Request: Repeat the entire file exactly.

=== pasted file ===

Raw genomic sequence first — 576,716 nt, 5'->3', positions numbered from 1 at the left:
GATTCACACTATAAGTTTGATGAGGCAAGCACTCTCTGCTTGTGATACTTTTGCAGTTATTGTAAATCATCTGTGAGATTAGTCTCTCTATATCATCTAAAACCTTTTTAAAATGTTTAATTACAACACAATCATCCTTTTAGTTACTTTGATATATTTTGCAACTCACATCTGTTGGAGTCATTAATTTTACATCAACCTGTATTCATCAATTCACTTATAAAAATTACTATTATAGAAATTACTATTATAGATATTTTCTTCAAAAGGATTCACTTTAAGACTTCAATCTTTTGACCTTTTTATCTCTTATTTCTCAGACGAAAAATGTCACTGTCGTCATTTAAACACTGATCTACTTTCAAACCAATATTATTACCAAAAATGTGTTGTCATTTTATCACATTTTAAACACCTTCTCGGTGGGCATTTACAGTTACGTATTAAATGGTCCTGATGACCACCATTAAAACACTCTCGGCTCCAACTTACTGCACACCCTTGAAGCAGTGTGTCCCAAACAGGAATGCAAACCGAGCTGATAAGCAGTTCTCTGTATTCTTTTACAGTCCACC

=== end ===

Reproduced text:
Raw genomic sequence first — 576,716 nt, 5'->3', positions numbered from 1 at the left:
GATTCACACTATAAGTTTGATGAGGCAAGCACTCTCTGCTTGTGATACTTTTGCAGTTATTGTAAATCATCTGTGAGATTAGTCTCTCTATATCATCTAAAACCTTTTTAAAATGTTTAATTACAACACAATCATCCTTTTAGTTACTTTGATATATTTTGCAACTCACATCTGTTGGAGTCATTAATTTTACATCAACCTGTATTCATCAATTCACTTATAAAAATTACTATTATAGAAATTACTATTATAGATATTTTCTTCAAAAGGATTCACTTTAAGACTTCAATCTTTTGACCTTTTTATCTCTTATTTCTCAGACGAAAAATGTCACTGTCGTCATTTAAACACTGATCTACTTTCAAACCAATATTATTACCAAAAATGTGTTGTCATTTTATCACATTTTAAACACCTTCTCGGTGGGCATTTACAGTTACGTATTAAATGGTCCTGATGACCACCATTAAAACACTCTCGGCTCCAACTTACTGCACACCCTTGAAGCAGTGTGTCCCAAACAGGAATGCAAACCGAGCTGATAAGCAGTTCTCTGTATTCTTTTACAGTCCACC